With the combination of winter approaching, and energy costs rising ever-higher, finding ways to conserve energy in our homes has never been more important. Ensuring we’ve thoroughly looked over our homes in preparation for the cold is the best way to maintain a warm and cozy house this winter. Here are common heat loss problem spots, and how to fix them.
Most people think the biggest area of concern is their windows. There’s a common idea that leaky windows are the reason your house is losing heat. This is true to a certain degree, but it’s not the main influencer. Regardless, ensuring your windows are properly sealed and not leaking heat will help contribute to a warmer home, and less wasted money on energy.
Another easy fix for window heat loss concerns is curtains. If you install excellent window coverings, you can reduce heat loss in a warm room up to 10%. You can think of thick curtains as a warm jacket for your window. Ensuring they are tightly and snugly fitted will help you reduce heat loss, and save money on your bills.
If you’re concerned your roof is contributing to your home’s loss of heat, you might be right. As science tells us, heat rises, so the first place you’d think of it escaping from would be the roof. Leaks or holes in your roofing could be the problem, along with inadequate insulation. To combat this problem, seal your attic’s cracks and holes. Calling a professional roofing and eavestrough contractor will most likely be required here. Also, ask your contractor to add better insulation in your attic. This might seem like a costly fix, but repairing damage to your attic is actually the cheapest and easiest way to keep your house’s heat inside.
Catching draughts in the winter versus the warmer months is naturally, a lot easier. Areas where draft are common are doors, windows, loft hatches, floorboards, and of course, chimneys. Chimneys can really suck the warm air right out of the room. Once again, since heat rises, an open chimney is the perfect vehicle for warm air to rise out of, and for cold air to rush down into your house.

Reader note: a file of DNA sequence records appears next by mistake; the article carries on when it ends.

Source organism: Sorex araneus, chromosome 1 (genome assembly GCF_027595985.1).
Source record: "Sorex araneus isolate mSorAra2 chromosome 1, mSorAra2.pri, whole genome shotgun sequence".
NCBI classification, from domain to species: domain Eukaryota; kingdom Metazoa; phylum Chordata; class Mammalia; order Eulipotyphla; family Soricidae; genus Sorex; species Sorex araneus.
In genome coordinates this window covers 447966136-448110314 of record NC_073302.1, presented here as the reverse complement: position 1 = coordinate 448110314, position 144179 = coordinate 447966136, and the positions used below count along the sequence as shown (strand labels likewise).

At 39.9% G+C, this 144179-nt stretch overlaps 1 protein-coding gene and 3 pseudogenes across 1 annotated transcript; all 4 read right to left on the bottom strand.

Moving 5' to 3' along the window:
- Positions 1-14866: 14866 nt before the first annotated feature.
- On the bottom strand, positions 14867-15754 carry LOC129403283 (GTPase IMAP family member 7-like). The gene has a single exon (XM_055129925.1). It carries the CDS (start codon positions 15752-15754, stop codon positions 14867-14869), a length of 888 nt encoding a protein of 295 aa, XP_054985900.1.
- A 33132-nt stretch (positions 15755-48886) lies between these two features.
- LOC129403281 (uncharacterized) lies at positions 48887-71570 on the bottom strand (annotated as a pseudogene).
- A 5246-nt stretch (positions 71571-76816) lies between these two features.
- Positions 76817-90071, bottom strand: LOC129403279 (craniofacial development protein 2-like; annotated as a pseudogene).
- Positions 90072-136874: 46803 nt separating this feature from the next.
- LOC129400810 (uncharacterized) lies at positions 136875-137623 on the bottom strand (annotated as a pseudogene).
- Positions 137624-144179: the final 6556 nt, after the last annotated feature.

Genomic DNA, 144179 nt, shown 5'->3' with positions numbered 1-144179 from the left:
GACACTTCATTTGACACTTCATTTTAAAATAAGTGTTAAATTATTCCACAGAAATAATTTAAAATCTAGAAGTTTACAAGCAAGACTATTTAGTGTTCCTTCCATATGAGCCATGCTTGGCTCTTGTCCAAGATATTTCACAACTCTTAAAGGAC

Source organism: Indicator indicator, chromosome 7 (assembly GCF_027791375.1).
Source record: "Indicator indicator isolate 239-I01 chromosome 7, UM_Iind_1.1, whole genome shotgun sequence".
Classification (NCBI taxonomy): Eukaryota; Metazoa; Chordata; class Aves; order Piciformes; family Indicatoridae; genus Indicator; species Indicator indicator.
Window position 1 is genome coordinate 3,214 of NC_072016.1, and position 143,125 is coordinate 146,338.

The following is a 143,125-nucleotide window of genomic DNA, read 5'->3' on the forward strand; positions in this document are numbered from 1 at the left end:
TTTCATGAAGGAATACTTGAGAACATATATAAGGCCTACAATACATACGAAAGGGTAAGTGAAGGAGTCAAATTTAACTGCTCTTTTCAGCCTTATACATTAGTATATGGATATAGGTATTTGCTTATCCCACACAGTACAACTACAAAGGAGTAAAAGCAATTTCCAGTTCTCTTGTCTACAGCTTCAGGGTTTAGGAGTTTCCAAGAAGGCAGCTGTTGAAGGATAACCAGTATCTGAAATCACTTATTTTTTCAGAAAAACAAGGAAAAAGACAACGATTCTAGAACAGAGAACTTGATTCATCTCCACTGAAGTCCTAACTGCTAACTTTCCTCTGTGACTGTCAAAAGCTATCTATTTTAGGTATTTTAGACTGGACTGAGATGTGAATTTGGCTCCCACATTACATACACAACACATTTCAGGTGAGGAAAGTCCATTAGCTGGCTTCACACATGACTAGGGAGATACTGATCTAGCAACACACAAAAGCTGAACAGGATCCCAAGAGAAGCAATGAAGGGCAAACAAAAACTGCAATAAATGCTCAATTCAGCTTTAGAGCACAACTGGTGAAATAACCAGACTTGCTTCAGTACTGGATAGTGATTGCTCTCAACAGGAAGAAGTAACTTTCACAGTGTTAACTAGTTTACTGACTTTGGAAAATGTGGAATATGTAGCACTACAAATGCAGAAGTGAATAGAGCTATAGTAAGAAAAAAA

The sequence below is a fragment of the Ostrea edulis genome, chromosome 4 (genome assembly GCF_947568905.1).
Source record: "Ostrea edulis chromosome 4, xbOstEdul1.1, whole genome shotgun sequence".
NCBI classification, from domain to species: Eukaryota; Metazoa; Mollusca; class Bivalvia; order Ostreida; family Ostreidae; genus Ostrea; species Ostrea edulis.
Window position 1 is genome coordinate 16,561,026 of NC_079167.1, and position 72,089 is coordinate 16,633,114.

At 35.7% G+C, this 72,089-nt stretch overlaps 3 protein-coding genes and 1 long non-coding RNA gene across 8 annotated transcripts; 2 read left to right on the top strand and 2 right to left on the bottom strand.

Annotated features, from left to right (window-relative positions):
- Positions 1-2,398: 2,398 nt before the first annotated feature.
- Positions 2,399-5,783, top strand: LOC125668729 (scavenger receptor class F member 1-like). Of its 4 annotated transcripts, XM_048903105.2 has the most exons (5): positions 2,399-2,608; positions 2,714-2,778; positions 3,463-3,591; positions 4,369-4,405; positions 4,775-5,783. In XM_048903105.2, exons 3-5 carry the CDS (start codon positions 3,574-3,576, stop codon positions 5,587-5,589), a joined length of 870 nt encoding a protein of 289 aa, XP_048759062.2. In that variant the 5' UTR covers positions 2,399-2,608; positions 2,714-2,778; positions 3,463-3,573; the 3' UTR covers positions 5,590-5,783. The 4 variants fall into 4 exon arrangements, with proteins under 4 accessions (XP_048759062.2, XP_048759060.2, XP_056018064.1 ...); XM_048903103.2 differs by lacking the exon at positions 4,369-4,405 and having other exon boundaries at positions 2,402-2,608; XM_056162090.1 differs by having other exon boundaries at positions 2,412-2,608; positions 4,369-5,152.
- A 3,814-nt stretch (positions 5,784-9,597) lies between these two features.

Draft proofing is your best option here. When done effectively, it can prevent draughts from leaking all your expensive, warm air into the cold outdoors. Draught proofing is also a relatively cost-effective preventative method to take, and one that can be done easily and quickly. Plugging up holes and cracks with caulking is the way this process is done, and it works as a great way to prevent insects and small rodents from entering your home as well.
Poorly insulated or sealed air ducts can be big contributors to that high energy bill. Because ducts are a branching network of tubes in the walls, floors, and ceilings of your home, they carry warm (or cool) air throughout the framework of your house. If there is a leak in even one area of your air duct, your heated air is literally escaping into unheated areas of your home, or outdoors, which can add hundreds of dollars to your energy bills every year. Sealing and insulating your ducts will help combat this issue. If you’re seeing this problem and there are no holes, it may be because your ducts are blocked, and just need a simple cleaning.
This might come as a surprise, but the place where your house loses the most heat is your walls! And unfortunately, it’s the hardest area to actually fix. Around 35% of your home’s heat is lost through the walls. This is due to holes in the exterior or interior walls, improperly attached vents, and poor insulation. If your siding is in poor condition, this could be a reason for the escaping heat.
Siding is meant to be the first line of defense for your home against the elements, so if the siding is down, the rest of the house can be exposed. The fix for this would mean stripping your walls down to the studs to add insulation in, or poking holes and adding in expanding foam. Both of these methods though, are extremely expensive, and for the most part, not worth it. Experts usually advise you to spend the money on insulating your attic, rather than your walls.